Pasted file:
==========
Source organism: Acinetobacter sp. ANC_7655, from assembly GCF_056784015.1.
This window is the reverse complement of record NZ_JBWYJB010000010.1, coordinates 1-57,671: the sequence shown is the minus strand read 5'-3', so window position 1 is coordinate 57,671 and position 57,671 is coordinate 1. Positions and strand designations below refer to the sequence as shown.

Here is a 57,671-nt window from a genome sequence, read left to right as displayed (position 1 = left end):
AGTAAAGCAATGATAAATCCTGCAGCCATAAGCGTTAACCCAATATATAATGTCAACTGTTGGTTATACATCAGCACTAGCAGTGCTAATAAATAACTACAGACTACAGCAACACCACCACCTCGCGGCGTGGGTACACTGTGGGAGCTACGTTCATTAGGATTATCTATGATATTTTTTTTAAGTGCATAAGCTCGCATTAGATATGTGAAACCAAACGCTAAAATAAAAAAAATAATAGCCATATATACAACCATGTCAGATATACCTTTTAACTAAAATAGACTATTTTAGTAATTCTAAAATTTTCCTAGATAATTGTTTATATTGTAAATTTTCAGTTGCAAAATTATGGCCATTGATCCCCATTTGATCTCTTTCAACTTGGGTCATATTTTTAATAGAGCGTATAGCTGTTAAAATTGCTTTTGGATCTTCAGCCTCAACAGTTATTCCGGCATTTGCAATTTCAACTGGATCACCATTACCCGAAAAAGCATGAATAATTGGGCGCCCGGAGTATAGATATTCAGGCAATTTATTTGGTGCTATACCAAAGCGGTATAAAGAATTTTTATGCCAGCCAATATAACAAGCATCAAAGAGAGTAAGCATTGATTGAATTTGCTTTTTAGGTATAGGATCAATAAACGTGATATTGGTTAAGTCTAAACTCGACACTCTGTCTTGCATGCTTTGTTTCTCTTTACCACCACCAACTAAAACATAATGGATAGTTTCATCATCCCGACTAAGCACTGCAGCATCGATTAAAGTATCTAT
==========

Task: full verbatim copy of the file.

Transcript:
Source organism: Acinetobacter sp. ANC_7655, from assembly GCF_056784015.1.
This window is the reverse complement of record NZ_JBWYJB010000010.1, coordinates 1-57,671: the sequence shown is the minus strand read 5'-3', so window position 1 is coordinate 57,671 and position 57,671 is coordinate 1. Positions and strand designations below refer to the sequence as shown.

Here is a 57,671-nt window from a genome sequence, read left to right as displayed (position 1 = left end):
AGTAAAGCAATGATAAATCCTGCAGCCATAAGCGTTAACCCAATATATAATGTCAACTGTTGGTTATACATCAGCACTAGCAGTGCTAATAAATAACTACAGACTACAGCAACACCACCACCTCGCGGCGTGGGTACACTGTGGGAGCTACGTTCATTAGGATTATCTATGATATTTTTTTTAAGTGCATAAGCTCGCATTAGATATGTGAAACCAAACGCTAAAATAAAAAAAATAATAGCCATATATACAACCATGTCAGATATACCTTTTAACTAAAATAGACTATTTTAGTAATTCTAAAATTTTCCTAGATAATTGTTTATATTGTAAATTTTCAGTTGCAAAATTATGGCCATTGATCCCCATTTGATCTCTTTCAACTTGGGTCATATTTTTAATAGAGCGTATAGCTGTTAAAATTGCTTTTGGATCTTCAGCCTCAACAGTTATTCCGGCATTTGCAATTTCAACTGGATCACCATTACCCGAAAAAGCATGAATAATTGGGCGCCCGGAGTATAGATATTCAGGCAATTTATTTGGTGCTATACCAAAGCGGTATAAAGAATTTTTATGCCAGCCAATATAACAAGCATCAAAGAGAGTAAGCATTGATTGAATTTGCTTTTTAGGTATAGGATCAATAAACGTGATATTGGTTAAGTCTAAACTCGACACTCTGTCTTGCATGCTTTGTTTCTCTTTACCACCACCAACTAAAACATAATGGATAGTTTCATCATCCCGACTAAGCACTGCAGCATCGATTAAAGTATCTAT